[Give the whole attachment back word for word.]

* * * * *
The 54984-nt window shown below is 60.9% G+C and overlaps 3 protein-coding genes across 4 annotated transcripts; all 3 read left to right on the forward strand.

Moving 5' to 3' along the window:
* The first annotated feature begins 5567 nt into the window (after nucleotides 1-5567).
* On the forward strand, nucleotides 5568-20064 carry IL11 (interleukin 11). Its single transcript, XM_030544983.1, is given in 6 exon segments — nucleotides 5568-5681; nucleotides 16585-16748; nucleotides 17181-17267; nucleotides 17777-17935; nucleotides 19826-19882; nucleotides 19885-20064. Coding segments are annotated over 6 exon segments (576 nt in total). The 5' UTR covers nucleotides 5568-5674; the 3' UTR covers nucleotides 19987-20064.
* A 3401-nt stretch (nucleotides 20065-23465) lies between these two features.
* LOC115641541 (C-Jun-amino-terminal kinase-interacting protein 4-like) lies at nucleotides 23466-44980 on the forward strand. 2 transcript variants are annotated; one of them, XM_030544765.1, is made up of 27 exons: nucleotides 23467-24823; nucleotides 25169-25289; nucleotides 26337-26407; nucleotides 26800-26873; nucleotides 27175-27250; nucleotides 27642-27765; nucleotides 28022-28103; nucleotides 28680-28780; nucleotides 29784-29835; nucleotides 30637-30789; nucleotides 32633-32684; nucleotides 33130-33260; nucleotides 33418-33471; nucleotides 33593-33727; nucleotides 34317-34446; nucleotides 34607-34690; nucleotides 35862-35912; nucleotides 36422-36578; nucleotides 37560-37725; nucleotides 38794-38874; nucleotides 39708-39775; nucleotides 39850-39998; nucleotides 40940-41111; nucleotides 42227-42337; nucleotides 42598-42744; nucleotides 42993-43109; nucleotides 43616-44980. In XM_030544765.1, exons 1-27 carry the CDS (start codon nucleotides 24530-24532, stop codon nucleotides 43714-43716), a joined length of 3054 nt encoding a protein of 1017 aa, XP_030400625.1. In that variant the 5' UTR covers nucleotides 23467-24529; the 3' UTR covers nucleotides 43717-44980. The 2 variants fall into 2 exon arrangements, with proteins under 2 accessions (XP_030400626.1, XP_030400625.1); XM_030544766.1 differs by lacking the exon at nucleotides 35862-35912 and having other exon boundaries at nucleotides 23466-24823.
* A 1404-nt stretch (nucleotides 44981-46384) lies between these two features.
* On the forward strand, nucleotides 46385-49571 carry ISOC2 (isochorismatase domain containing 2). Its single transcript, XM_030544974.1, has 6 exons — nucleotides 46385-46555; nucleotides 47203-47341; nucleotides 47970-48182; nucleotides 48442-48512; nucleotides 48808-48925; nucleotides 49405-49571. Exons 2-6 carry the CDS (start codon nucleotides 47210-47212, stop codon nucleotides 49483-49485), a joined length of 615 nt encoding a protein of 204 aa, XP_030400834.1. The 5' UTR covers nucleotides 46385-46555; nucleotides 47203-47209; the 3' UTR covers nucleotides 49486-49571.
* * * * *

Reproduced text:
The 54984-nt window shown below is 60.9% G+C and overlaps 3 protein-coding genes across 4 annotated transcripts; all 3 read left to right on the forward strand.

Moving 5' to 3' along the window:
* The first annotated feature begins 5567 nt into the window (after nucleotides 1-5567).
* On the forward strand, nucleotides 5568-20064 carry IL11 (interleukin 11). Its single transcript, XM_030544983.1, is given in 6 exon segments — nucleotides 5568-5681; nucleotides 16585-16748; nucleotides 17181-17267; nucleotides 17777-17935; nucleotides 19826-19882; nucleotides 19885-20064. Coding segments are annotated over 6 exon segments (576 nt in total). The 5' UTR covers nucleotides 5568-5674; the 3' UTR covers nucleotides 19987-20064.
* A 3401-nt stretch (nucleotides 20065-23465) lies between these two features.
* LOC115641541 (C-Jun-amino-terminal kinase-interacting protein 4-like) lies at nucleotides 23466-44980 on the forward strand. 2 transcript variants are annotated; one of them, XM_030544765.1, is made up of 27 exons: nucleotides 23467-24823; nucleotides 25169-25289; nucleotides 26337-26407; nucleotides 26800-26873; nucleotides 27175-27250; nucleotides 27642-27765; nucleotides 28022-28103; nucleotides 28680-28780; nucleotides 29784-29835; nucleotides 30637-30789; nucleotides 32633-32684; nucleotides 33130-33260; nucleotides 33418-33471; nucleotides 33593-33727; nucleotides 34317-34446; nucleotides 34607-34690; nucleotides 35862-35912; nucleotides 36422-36578; nucleotides 37560-37725; nucleotides 38794-38874; nucleotides 39708-39775; nucleotides 39850-39998; nucleotides 40940-41111; nucleotides 42227-42337; nucleotides 42598-42744; nucleotides 42993-43109; nucleotides 43616-44980. In XM_030544765.1, exons 1-27 carry the CDS (start codon nucleotides 24530-24532, stop codon nucleotides 43714-43716), a joined length of 3054 nt encoding a protein of 1017 aa, XP_030400625.1. In that variant the 5' UTR covers nucleotides 23467-24529; the 3' UTR covers nucleotides 43717-44980. The 2 variants fall into 2 exon arrangements, with proteins under 2 accessions (XP_030400626.1, XP_030400625.1); XM_030544766.1 differs by lacking the exon at nucleotides 35862-35912 and having other exon boundaries at nucleotides 23466-24823.
* A 1404-nt stretch (nucleotides 44981-46384) lies between these two features.
* On the forward strand, nucleotides 46385-49571 carry ISOC2 (isochorismatase domain containing 2). Its single transcript, XM_030544974.1, has 6 exons — nucleotides 46385-46555; nucleotides 47203-47341; nucleotides 47970-48182; nucleotides 48442-48512; nucleotides 48808-48925; nucleotides 49405-49571. Exons 2-6 carry the CDS (start codon nucleotides 47210-47212, stop codon nucleotides 49483-49485), a joined length of 615 nt encoding a protein of 204 aa, XP_030400834.1. The 5' UTR covers nucleotides 46385-46555; nucleotides 47203-47209; the 3' UTR covers nucleotides 49486-49571.